Take baby steps when it comes to understanding how to stop controlling behavior. It’s critical not to rush the process of getting rid of their controlling tendencies. Take time for yourself and your own needs to feel all the emotions. Also, remember to not beat yourself up; you’re dealing with something enormously difficult, be kind to yourself.
7. Make yourself a priority again
Start taking care of yourself – the one person who should matter most to you. The only way to break free from the controlling ways of your partner is to improve your relationship with yourself. Here are some ways you can focus on yourself:
- Spend time with yourself
- Make sure you get enough sleep
- Spend time outside
- Eat well
- Some days, you might not feel like getting out of bed. Listen to your body
- Find a new hobby
- Hang out with your friends
In short, do the things you want. Also, do things that you stopped yourself from doing simply because your controlling partner hated them. Make yourself a priority.
- People who are controlling attempt to influence others and situations
- Controlling behavior can be very subtle and yet hold so much power over the person at the receiving end
- A few ways to deal with a controlling partner are by recognizing the signs, stopping feeding the pattern, creating your support system and boundaries, effective communication, and making self-care a priority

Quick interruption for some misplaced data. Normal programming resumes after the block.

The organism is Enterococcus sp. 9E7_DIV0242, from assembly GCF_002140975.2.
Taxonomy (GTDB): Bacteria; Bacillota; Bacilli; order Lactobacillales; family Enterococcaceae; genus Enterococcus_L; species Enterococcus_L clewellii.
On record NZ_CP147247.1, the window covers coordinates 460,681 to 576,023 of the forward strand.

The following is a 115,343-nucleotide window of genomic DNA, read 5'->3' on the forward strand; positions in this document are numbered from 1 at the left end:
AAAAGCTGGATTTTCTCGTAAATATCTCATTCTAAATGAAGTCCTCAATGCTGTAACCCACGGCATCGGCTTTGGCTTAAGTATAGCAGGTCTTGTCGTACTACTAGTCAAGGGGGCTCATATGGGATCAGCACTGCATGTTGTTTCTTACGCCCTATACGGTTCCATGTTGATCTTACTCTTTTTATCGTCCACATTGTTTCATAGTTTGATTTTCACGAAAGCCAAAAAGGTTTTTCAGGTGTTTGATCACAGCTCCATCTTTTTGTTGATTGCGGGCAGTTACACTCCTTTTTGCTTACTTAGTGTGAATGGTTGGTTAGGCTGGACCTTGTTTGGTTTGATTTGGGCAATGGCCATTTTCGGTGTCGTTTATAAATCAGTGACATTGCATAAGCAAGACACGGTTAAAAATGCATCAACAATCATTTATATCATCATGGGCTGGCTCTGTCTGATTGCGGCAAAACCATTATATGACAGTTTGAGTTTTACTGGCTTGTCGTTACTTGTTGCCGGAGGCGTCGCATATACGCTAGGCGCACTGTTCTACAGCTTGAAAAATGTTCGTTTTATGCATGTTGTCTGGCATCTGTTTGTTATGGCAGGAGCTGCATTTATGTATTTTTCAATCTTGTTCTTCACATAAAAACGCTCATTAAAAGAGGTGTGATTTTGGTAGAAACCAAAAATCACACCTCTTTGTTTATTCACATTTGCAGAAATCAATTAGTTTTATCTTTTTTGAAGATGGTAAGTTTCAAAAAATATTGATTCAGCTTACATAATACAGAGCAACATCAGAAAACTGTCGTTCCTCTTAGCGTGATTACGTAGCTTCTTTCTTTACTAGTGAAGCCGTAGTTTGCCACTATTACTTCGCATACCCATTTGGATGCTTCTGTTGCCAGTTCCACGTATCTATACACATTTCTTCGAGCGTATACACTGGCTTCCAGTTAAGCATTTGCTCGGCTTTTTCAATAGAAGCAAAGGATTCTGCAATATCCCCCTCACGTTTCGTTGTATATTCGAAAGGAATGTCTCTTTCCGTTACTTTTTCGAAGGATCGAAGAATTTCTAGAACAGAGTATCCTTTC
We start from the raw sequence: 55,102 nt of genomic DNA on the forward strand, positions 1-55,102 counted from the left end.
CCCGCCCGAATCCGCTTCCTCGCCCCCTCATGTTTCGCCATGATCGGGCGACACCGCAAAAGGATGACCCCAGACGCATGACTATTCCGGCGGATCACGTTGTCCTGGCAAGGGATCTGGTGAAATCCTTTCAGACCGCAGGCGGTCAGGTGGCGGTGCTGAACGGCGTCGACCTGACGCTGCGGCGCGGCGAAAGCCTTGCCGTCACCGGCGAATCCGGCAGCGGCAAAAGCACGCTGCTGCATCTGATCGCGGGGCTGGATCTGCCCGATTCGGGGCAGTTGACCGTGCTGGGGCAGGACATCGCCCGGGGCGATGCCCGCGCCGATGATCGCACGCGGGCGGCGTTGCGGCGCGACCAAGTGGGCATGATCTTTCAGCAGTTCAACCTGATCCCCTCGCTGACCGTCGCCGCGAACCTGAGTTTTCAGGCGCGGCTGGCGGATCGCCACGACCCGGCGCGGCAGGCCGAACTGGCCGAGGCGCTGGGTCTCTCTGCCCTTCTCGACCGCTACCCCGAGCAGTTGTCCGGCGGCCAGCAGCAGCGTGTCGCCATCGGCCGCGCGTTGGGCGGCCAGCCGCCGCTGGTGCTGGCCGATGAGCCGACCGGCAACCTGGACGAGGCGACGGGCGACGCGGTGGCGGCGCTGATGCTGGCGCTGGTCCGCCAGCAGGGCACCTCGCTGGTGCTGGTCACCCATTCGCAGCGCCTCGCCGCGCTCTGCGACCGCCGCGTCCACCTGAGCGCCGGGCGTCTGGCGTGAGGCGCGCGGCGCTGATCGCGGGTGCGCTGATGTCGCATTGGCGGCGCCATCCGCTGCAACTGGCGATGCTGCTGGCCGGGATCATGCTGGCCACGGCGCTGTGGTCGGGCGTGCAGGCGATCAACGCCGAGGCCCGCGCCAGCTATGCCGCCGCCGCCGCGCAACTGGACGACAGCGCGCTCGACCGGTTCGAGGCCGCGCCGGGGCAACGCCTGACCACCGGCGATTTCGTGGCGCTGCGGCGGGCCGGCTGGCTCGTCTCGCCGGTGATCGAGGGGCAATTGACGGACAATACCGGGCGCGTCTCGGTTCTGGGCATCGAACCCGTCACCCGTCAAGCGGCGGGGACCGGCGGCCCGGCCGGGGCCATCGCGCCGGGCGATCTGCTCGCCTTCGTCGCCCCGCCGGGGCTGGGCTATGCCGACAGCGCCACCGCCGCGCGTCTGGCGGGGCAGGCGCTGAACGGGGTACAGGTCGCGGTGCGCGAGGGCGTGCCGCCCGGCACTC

A controlling partner can give you a hard time and might leave you isolated and confused, and may make you feel guilty. The self-esteem of the person who is at the receiving end of all the control can take a huge hit. Try reminding yourself that you can choose to walk away or not be complicit in this pattern. Learn how to stop being controlled in a relationship with the tips mentioned above. If you need help figuring out how to deal with a controlling person and protect yourself from them, Bonobology’s panel of experienced therapists is here to guide you through the process and remind you of how you deserve so much better.
The first step is always acknowledging that you are in a relationship with a controlling partner. Once you have accepted this, the road to dealing with them gets a whole lot easier. You then evaluate your relationship and decide for yourself if you want to stay and be controlled, negotiate, or walk away. Try communicating this to your partner but if their manipulative nature is prominent, you don’t owe them a conversation about it either.
There are a lot of signs that you are being controlled in a relationship. Understanding how you feel in a relationship is the first and foremost step. If you feel isolated and guilty most of the time, it is a clear indication that you are being controlled. Then look at their behavior. Are they tracking every move of yours, are your wishes never considered, and are you often left to do what they want exactly how they want? Assessing these points can give you an idea of if your sense of feeling controlled in your relationship is accurate.